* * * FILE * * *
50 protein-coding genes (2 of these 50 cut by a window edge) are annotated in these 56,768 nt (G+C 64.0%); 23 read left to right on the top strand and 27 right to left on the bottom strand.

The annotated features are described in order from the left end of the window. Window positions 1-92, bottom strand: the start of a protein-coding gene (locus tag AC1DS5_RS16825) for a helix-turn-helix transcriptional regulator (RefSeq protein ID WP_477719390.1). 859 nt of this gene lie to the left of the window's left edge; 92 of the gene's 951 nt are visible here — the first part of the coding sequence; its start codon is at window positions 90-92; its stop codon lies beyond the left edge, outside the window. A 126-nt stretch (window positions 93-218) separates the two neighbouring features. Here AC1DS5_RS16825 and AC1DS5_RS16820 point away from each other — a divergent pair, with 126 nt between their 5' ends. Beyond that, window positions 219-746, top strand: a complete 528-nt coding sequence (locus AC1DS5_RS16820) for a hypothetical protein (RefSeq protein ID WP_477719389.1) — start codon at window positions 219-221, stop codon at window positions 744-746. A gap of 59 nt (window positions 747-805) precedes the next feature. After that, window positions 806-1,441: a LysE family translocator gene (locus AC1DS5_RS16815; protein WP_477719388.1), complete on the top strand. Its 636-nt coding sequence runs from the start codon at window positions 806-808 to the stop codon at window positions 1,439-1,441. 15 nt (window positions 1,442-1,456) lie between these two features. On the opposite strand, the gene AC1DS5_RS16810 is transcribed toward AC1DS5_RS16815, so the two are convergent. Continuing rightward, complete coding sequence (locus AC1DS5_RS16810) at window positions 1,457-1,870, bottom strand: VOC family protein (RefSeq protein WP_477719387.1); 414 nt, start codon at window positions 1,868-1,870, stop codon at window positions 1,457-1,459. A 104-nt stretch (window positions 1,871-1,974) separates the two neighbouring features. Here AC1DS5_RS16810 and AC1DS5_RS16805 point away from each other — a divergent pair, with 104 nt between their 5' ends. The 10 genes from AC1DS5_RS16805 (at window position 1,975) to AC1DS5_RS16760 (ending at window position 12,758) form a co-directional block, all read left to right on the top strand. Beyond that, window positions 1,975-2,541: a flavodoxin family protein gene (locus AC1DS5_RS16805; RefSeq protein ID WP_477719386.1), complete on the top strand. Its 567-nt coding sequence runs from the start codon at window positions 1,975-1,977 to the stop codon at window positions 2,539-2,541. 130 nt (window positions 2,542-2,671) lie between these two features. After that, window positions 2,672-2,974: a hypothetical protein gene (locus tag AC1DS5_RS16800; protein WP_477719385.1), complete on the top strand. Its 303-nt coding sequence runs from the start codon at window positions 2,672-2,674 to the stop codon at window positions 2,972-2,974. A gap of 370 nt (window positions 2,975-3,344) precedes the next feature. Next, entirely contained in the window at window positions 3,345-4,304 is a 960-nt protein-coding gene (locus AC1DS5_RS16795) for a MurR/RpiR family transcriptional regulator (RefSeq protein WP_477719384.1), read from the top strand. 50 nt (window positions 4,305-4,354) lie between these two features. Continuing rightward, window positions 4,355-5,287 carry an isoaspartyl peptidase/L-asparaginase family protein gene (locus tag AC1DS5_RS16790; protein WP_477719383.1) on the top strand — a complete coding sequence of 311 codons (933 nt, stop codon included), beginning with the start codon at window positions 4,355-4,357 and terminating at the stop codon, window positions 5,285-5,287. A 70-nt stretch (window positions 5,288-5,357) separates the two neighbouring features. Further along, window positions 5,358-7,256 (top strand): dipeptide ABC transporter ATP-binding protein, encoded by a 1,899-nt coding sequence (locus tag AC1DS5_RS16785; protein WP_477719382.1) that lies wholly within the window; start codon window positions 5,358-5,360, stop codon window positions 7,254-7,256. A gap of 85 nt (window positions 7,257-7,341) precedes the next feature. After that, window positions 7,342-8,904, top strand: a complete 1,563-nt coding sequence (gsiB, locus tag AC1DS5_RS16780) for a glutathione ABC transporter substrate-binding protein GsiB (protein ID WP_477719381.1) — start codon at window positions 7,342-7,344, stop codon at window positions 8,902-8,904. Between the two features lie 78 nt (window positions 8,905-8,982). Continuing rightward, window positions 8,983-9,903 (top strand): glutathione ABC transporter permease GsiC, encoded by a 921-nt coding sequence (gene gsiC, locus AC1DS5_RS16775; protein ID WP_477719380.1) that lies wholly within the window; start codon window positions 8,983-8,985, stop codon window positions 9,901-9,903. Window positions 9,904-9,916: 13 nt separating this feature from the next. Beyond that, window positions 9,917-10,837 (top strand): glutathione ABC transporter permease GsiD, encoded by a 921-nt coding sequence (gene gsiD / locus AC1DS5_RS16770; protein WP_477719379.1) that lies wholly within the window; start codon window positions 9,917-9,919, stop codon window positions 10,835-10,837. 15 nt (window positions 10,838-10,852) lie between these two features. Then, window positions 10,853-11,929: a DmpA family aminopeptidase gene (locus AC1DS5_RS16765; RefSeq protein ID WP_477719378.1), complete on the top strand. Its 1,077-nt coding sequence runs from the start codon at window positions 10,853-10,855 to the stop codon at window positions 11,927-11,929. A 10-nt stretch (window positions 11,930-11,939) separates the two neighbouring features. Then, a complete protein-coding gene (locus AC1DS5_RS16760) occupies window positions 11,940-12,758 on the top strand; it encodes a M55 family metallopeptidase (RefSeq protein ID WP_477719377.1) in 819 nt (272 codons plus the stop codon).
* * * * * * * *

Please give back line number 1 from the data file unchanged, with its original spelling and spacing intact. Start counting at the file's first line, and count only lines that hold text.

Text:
50 protein-coding genes (2 of these 50 cut by a window edge) are annotated in these 56,768 nt (G+C 64.0%); 23 read left to right on the top strand and 27 right to left on the bottom strand.